On a Positive Note, Pandemic Piano Sales Are Booming

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An illustration of a man playing piano for a woman in a living room.
Bay Area piano shops say they've had their busiest seasons in decades as homebound families look for new ways to connect and stay creative.  (Unitonevector/iStock)

When it comes to impulse purchases, pianos don’t usually make the cut. It’s not just the expense, which can range from several thousand dollars to the low six figures. Unlike acquiring a ukulele, harmonica or guitar, buying a piano often requires expert hauling and rearranging your furniture.

After months of intermittent lockdown, people have had plenty of time to consider the implications of procuring a piano, and many are fulfilling a long-held dream. In a development that may help reshape American culture for years to come, buying a piano has become a rite of pandemic passage almost on par with adopting a dog. The instruments are in such demand that showrooms are running low, and people are waiting months for delivery.

An unscientific survey of Bay Area piano dealers found that sales are up across the board, with surging demand for new and used instruments, both uprights and grands. In fact, 2020 was a banner year for some dealers, even after losing at least two months of business due to the initial lockdown and extremely limited showroom access ever since.

“Right about mid-May we made a U-turn, and since then we’ve done more business than ever in 40 years,” says Jim Callahan, proprietor of Oakland’s Piedmont Piano Company, who also transformed the store’s highly regarded concerts into a well-produced livestream series featuring top artists in jazz, soul and Brazilian music.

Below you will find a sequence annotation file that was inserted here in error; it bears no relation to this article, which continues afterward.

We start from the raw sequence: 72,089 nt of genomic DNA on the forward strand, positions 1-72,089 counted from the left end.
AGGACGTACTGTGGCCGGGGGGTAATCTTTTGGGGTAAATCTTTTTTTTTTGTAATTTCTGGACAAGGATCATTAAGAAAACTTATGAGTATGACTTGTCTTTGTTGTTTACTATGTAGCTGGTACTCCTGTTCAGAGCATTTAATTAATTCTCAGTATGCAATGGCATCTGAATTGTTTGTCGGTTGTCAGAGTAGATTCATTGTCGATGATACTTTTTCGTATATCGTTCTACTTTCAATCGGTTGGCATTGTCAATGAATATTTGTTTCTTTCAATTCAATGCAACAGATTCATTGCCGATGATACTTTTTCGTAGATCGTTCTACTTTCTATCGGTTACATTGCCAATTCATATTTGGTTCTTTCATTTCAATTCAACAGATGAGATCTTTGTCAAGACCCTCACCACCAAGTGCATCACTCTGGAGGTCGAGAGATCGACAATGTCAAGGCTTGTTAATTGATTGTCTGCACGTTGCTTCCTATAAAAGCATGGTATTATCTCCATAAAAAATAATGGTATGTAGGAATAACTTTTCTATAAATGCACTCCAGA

A man in a white sweater, jewelry and knit hat plays the piano.
Cuban composer Omar Sosa performs for a virtual concert shot at Piedmont Piano Company. (Scott Price)

But it’s not all good news in the piano biz. Like many showrooms, Piedmont Piano also rents out studio space for practicing—a revenue stream that disappeared with the pandemic—along with a lucrative rental service that provides instruments for concerts, weddings and corporate events. But with the spring pirouette to online sales followed by appointment-only visits for one customer at a time, Callahan has found that the pandemic has unleashed pent-up demand.


“There are all these people who have buying or learning piano somewhere on their agenda, and all of the sudden they have the time,” Callahan says. “People are stuck at home. We sold three pianos on Saturday. We’re lucky and feel very fortunate.”

Benjamin Nieves, showroom manager of Steinway & Sons San Francisco, has seen a similar surge in sales. He credits the Steinway brand’s iconic status with easing customer anxiety when it comes to purchasing a piano sight unseen after the showroom closed down in March. The store is now open via appointment, but many people prefer to schedule virtual meetings via Zoom. Sales have been so robust that the San Francisco branch sold off the entire inventory that was set aside for its now-decimated rental business.